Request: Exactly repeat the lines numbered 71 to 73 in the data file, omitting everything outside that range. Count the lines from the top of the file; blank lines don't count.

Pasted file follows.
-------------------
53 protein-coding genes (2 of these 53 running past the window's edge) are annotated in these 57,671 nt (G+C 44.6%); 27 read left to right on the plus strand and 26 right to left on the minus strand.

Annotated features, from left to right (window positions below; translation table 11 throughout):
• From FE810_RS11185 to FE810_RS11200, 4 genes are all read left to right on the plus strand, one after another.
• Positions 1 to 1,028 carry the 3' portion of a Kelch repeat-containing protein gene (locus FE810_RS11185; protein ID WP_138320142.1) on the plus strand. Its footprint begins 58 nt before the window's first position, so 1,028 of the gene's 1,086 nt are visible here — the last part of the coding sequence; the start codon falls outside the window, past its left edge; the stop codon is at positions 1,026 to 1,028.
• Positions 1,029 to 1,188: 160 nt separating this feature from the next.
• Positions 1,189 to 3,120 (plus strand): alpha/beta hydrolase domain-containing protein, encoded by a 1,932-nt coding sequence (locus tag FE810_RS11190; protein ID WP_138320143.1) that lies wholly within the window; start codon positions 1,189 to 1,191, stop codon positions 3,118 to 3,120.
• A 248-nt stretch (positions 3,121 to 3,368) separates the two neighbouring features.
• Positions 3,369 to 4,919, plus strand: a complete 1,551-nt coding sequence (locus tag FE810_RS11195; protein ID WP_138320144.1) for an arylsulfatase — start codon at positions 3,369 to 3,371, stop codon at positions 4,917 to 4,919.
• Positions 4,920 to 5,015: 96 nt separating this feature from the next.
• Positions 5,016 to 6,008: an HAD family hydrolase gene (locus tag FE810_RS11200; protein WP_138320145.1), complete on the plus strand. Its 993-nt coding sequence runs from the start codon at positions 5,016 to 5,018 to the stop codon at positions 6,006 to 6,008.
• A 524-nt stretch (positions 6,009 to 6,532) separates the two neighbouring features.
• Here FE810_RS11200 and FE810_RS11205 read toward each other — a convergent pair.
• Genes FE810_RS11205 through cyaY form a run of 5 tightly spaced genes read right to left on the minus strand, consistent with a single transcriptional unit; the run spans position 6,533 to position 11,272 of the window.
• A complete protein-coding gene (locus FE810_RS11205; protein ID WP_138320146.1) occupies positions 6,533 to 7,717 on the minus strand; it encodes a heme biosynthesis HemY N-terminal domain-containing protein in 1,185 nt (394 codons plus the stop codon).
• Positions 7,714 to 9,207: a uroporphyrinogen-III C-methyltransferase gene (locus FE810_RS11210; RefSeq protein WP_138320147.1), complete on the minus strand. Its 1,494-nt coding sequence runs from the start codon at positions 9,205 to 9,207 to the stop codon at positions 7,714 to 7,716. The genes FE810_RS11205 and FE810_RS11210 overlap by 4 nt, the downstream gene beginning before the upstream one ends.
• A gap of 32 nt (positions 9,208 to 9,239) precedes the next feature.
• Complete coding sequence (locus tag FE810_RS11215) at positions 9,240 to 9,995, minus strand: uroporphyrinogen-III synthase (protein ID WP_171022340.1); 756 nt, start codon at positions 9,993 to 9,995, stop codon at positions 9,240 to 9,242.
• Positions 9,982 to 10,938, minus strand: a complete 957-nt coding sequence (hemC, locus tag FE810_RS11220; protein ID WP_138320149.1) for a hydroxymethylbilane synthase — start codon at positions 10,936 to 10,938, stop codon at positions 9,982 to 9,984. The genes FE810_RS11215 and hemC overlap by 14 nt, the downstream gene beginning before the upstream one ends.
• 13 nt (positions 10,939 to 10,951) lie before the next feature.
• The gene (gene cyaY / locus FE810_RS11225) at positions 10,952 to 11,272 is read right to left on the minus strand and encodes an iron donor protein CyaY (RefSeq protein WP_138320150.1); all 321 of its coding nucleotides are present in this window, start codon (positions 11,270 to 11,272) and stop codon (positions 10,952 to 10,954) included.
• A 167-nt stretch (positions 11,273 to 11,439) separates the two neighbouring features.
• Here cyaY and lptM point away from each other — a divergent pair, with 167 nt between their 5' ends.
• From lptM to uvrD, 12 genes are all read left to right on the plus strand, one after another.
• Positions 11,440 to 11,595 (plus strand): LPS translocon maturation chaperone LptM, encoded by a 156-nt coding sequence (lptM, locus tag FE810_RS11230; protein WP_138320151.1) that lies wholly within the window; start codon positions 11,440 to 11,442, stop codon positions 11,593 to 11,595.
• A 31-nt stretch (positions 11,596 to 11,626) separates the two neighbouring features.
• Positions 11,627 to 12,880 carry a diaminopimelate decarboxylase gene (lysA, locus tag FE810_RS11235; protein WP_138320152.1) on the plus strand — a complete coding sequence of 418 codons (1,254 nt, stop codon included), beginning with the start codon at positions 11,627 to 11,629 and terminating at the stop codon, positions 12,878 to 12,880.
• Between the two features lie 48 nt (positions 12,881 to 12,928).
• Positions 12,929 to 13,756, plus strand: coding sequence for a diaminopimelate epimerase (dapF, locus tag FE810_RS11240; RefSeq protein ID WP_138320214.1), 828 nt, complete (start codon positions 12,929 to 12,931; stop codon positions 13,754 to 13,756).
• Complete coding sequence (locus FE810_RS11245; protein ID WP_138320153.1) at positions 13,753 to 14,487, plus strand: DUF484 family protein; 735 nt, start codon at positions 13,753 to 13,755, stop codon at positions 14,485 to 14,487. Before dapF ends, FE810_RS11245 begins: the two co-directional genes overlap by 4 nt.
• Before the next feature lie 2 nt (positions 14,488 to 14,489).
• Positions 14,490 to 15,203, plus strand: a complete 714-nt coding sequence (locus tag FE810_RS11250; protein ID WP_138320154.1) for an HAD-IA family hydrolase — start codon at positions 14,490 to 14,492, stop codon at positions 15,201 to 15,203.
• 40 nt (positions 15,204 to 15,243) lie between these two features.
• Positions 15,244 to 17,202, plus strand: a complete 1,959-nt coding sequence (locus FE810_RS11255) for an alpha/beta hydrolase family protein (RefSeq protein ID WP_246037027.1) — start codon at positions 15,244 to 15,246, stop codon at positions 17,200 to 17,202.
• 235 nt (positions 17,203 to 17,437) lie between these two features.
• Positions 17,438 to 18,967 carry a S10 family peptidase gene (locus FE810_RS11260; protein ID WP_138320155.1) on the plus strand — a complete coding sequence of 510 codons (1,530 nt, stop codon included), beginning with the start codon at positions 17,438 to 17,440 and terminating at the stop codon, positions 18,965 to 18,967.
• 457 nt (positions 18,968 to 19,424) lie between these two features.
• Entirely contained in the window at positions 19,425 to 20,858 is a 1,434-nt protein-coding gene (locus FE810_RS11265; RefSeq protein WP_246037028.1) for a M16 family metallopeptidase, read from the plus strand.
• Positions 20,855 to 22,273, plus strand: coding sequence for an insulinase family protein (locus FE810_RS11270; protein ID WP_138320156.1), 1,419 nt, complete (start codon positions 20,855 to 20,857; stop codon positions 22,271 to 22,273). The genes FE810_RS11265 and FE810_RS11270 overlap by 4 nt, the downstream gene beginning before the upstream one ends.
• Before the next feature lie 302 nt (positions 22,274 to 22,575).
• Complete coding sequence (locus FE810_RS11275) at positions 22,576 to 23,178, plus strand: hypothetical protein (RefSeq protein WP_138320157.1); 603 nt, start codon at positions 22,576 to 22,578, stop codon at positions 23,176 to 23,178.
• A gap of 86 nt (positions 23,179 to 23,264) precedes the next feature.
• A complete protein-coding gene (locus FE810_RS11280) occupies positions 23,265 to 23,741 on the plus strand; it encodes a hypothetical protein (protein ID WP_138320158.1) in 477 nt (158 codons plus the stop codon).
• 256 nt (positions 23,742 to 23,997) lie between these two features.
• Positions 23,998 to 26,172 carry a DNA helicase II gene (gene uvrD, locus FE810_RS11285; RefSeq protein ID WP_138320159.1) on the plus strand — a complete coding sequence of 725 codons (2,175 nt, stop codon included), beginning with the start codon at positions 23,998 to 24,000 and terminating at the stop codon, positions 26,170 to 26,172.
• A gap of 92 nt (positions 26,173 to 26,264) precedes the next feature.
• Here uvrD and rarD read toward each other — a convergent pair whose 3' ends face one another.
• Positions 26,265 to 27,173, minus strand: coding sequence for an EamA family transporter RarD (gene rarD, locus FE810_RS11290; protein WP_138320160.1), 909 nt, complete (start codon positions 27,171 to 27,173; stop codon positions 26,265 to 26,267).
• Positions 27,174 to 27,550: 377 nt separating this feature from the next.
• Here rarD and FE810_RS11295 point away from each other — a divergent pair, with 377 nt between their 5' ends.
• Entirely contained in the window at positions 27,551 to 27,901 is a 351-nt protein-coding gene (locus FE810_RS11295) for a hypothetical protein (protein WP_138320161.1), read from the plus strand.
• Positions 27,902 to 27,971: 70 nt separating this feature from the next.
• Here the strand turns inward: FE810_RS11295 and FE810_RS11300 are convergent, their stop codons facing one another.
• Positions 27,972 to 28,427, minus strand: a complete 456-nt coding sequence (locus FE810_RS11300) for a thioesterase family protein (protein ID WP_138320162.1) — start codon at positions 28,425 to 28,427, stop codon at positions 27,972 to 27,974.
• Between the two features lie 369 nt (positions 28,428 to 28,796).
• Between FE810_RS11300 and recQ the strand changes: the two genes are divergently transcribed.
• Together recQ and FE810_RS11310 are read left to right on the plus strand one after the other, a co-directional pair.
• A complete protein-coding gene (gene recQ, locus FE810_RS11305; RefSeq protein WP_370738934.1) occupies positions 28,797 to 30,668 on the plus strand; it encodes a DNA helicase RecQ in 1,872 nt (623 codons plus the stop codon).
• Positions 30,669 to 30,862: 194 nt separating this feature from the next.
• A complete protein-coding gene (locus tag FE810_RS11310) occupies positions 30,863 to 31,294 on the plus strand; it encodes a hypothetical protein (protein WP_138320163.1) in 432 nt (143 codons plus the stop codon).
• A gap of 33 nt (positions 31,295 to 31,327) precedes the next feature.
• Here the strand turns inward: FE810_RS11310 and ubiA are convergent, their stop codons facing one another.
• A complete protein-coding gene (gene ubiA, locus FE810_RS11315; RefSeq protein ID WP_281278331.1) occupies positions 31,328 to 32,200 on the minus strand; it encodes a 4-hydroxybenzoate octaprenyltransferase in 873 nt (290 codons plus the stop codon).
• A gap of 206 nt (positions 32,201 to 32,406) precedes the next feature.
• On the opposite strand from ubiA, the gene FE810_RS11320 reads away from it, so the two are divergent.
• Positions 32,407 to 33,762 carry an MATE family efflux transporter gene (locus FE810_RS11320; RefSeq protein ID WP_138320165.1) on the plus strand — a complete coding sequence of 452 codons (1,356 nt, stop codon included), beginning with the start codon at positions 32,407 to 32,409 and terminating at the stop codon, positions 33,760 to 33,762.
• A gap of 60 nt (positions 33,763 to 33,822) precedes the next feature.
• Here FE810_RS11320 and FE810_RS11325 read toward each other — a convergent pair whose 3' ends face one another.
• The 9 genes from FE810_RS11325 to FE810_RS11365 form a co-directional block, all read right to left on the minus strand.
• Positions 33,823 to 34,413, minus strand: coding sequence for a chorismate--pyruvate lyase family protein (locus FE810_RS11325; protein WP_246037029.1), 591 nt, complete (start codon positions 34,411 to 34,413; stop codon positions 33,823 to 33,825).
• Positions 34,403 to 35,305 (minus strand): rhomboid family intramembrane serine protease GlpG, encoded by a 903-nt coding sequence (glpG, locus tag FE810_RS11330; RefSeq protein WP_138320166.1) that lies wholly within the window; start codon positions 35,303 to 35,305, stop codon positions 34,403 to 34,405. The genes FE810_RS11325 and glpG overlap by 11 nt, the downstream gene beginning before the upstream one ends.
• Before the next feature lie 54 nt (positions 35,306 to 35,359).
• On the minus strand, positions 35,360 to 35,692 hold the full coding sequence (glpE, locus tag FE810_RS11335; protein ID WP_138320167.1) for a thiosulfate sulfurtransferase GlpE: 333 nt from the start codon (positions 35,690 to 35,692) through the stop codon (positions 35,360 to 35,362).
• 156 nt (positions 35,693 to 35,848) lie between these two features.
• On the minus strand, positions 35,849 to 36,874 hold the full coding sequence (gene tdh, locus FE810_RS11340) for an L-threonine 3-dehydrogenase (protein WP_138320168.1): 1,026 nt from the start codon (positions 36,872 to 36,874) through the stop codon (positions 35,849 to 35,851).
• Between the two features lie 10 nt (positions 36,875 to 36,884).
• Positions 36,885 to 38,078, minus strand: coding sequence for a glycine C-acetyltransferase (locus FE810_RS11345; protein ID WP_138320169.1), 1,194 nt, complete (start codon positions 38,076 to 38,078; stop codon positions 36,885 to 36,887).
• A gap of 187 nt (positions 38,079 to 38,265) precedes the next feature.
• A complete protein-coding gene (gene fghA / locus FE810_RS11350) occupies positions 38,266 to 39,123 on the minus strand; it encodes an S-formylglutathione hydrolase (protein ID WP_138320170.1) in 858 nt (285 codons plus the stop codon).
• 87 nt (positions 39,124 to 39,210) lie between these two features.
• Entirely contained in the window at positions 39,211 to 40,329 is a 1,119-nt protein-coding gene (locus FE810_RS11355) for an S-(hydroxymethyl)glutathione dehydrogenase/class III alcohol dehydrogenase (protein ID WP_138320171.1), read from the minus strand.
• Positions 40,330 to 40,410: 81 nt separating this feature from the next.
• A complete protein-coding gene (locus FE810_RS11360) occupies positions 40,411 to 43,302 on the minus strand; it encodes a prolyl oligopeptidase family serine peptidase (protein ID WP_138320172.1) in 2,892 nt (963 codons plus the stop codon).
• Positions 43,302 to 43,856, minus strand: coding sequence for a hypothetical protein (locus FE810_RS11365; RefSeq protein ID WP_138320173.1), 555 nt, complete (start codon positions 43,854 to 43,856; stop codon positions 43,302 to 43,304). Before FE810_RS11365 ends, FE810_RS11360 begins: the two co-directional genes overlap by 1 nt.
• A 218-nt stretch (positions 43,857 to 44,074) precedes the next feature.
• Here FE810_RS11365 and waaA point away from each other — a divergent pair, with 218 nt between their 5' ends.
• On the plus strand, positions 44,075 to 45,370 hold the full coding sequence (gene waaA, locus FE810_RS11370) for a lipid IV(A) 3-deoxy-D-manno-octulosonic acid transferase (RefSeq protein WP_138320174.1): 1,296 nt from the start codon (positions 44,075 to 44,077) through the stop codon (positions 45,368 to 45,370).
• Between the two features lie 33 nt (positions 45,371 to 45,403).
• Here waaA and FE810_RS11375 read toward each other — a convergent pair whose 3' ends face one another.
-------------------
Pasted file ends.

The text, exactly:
• Before the next feature lie 54 nt (positions 35,306 to 35,359).
• On the minus strand, positions 35,360 to 35,692 hold the full coding sequence (glpE, locus tag FE810_RS11335; protein ID WP_138320167.1) for a thiosulfate sulfurtransferase GlpE: 333 nt from the start codon (positions 35,690 to 35,692) through the stop codon (positions 35,360 to 35,362).
• 156 nt (positions 35,693 to 35,848) lie between these two features.